Sweet potatoes also have multiple health benefits, mainly helping with Vitamin A deficiency. Lack of Vitamin A can lead to damage to the eyes permanently. It is high in beta-carotene, which converts to Vitamin A in the body. 
Sweet potatoes also help control blood glucose levels and LDL cholesterol by increasing insulin sensitivity. Sweet potatoes are full of antioxidants and protect cells from oxidative damage. Carotenoids in sweet potatoes help prevent stomach, kidney, and breast cancers. Purple sweet potatoes have the highest level of antioxidants.
Yams vs. Sweet Potatoes Disadvantages
Despite being popular in diets, these tuber vegetables can also cause issues. Sweet potatoes are high in compounds known as oxalates which tend to increase the risk of kidney stones in people. If you are already facing kidney and liver issues, you should avoid eating sweet potatoes since they can cause permanent failure.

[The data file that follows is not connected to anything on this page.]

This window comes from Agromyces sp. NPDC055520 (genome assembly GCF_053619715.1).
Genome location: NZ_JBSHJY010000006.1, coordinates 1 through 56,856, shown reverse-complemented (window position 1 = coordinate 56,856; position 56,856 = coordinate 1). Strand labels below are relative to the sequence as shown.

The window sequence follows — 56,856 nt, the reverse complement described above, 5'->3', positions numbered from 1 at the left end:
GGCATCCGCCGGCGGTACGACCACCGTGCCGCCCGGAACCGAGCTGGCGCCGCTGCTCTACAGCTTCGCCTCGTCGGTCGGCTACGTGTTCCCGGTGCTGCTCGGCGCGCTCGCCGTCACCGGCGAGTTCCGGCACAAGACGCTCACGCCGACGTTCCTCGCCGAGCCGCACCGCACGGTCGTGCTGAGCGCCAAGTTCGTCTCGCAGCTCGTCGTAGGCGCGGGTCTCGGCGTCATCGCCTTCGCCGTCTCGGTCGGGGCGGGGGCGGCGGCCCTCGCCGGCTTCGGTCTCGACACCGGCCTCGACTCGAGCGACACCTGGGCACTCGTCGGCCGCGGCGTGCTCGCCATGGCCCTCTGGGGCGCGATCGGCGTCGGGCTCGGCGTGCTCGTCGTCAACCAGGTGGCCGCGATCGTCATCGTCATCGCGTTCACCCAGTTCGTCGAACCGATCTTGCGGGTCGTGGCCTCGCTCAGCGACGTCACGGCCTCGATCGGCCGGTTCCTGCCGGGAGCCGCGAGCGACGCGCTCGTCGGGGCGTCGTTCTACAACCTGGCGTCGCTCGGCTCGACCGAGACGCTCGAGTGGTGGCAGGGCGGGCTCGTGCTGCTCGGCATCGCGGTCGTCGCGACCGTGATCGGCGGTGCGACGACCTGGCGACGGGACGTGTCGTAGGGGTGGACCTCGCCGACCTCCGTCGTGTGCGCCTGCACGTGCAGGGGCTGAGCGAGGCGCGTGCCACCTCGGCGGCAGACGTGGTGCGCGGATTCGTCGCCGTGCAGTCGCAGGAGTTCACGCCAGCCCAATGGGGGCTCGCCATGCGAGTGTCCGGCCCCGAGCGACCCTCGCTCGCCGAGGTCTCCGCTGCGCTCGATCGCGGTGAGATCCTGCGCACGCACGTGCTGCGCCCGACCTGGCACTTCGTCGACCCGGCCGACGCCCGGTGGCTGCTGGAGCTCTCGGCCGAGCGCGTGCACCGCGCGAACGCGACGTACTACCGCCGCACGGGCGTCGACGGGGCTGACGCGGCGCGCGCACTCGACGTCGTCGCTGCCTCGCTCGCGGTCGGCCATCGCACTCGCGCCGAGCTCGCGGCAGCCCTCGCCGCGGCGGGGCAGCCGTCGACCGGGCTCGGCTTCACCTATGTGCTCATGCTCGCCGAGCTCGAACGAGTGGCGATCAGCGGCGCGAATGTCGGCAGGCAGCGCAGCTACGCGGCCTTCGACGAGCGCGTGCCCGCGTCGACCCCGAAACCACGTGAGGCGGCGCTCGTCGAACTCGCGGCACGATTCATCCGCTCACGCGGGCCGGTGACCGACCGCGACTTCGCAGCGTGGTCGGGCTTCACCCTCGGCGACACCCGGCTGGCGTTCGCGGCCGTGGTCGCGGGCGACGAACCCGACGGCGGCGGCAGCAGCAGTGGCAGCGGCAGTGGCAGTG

Consuming too many sweet potatoes may lead to Vitamin A toxicity due to the high amounts of Vitamin A found in it. It may also increase potassium levels in the body, damaging the heart. 
Yams need to be cooked since they contain toxins that could be fatal if consumed raw. Moreover, yams should not be consumed by pregnant and lactating women since they can have fatal effects on children.